Abstract Control of intracellular redox balance has emerged as a primary function of the p53 network, with crucial implications for tumor suppression, aging, and cell metabolism. Mitochondria are central to redox homeostasis, produce energy, and trigger apoptosis and senescence: not surprisingly, many "old" and "new" functions of p53 appear to be based in mitochondria. Genetic and biomolecular evidence indicates that generation of reactive oxygen species (ROS) in mitochondria can be a deliberate and finely regulated cell response on which signaling by environmental stressors, oncogenes, and nutrients converge. p53 orchestrates mitochondrial redox signaling by the coordinated control of at least two key effectors: the superoxide scavenger MnSOD, and the ROS generator p66shc. This review presents recent evidence and emerging questions regarding the p53-MnSOD-p66shc connection, and discusses how dissection of a circuitry comprising a tumor suppressor, an antioxidant, and a molecule regulating cell survival and mammalian lifespan can provide a framework to address important aspects related to the intricate connection between metabolism, aging, and cancer.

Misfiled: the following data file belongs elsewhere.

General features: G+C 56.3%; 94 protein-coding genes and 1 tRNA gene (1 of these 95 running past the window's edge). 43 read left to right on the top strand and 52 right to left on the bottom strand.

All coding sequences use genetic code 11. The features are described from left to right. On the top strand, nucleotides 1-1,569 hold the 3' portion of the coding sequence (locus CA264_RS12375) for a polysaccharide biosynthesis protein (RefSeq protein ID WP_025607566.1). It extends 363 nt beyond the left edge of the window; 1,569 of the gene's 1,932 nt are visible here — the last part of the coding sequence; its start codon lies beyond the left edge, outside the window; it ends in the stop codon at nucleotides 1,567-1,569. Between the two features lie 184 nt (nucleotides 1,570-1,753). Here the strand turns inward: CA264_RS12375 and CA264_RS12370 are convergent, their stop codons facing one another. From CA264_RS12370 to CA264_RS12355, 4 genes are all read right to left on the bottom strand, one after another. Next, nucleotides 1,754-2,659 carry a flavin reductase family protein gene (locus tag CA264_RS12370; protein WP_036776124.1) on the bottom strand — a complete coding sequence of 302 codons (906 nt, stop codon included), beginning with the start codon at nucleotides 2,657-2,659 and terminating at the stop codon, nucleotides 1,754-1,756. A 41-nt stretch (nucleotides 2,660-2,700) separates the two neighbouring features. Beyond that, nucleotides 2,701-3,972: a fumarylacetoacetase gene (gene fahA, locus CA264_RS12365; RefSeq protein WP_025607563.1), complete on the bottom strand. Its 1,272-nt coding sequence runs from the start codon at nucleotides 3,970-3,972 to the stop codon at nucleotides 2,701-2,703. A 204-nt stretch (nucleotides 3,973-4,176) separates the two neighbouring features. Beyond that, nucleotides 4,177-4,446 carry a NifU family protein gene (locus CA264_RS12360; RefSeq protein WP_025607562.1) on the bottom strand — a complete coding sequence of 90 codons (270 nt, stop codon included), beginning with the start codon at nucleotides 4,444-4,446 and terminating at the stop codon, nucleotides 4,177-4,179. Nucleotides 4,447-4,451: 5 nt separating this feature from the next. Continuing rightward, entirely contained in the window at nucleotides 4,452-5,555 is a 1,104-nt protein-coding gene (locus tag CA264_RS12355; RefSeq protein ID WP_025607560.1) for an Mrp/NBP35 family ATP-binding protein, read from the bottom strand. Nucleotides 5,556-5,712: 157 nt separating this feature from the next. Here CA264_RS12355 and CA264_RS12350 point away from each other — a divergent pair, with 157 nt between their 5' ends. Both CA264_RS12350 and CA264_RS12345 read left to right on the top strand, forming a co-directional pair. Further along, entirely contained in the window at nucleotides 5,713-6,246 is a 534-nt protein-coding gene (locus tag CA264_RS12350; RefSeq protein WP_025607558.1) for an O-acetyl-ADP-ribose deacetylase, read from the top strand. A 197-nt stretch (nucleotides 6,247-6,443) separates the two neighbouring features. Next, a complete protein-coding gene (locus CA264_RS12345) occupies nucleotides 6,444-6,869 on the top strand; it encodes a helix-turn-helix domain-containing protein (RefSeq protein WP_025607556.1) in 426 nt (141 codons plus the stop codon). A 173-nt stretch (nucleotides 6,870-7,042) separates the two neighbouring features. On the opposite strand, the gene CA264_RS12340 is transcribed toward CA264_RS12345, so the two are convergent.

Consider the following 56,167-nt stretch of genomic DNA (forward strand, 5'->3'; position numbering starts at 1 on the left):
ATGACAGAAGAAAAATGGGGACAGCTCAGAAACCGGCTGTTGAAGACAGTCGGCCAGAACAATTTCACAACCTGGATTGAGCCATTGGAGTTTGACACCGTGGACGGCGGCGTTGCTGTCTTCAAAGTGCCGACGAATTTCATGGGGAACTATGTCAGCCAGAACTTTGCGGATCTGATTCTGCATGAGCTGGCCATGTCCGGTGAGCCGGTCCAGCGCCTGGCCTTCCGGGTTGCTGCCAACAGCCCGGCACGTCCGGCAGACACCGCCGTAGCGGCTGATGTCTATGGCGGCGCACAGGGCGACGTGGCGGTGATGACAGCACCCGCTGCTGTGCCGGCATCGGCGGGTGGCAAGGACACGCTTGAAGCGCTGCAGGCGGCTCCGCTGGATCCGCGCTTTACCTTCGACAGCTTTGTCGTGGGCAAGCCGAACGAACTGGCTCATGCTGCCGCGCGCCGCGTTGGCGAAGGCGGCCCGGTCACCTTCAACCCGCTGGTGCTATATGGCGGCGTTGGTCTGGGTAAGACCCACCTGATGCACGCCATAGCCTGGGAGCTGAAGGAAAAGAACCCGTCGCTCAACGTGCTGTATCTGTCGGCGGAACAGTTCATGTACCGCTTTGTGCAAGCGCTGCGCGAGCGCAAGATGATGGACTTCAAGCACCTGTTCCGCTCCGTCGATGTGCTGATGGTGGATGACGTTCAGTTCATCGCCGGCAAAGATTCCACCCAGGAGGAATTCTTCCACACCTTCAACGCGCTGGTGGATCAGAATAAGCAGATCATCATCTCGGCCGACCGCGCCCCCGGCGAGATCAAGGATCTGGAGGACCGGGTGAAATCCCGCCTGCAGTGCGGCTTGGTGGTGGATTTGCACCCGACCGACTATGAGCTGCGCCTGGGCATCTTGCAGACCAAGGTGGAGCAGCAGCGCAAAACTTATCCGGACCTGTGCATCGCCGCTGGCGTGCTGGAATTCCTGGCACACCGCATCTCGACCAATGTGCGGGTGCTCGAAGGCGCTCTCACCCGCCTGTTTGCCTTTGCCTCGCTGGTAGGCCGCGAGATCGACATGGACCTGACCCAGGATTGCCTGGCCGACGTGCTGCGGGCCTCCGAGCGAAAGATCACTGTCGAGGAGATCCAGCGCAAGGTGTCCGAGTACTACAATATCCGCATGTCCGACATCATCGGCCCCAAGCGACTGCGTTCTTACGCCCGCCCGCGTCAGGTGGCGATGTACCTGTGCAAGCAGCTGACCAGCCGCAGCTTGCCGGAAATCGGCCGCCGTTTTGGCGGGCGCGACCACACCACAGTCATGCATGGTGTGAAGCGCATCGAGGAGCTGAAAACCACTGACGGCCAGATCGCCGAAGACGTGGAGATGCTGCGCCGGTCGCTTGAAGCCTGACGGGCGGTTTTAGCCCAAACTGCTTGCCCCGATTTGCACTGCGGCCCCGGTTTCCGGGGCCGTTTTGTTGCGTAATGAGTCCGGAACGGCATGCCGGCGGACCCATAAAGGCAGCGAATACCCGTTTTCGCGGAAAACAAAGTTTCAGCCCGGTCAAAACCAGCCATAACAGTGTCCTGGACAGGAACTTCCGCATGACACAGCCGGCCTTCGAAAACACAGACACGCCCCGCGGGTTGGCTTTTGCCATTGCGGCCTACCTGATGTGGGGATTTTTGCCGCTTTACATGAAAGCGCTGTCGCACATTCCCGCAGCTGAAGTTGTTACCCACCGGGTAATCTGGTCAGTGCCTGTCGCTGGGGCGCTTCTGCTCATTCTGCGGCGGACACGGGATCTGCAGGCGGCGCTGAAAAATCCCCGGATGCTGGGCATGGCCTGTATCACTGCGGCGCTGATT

|Number of pages||6|
|Journal||ANTIOXIDANTS & REDOX SIGNALING|
|Publication status||Published - 2011|
- stam cells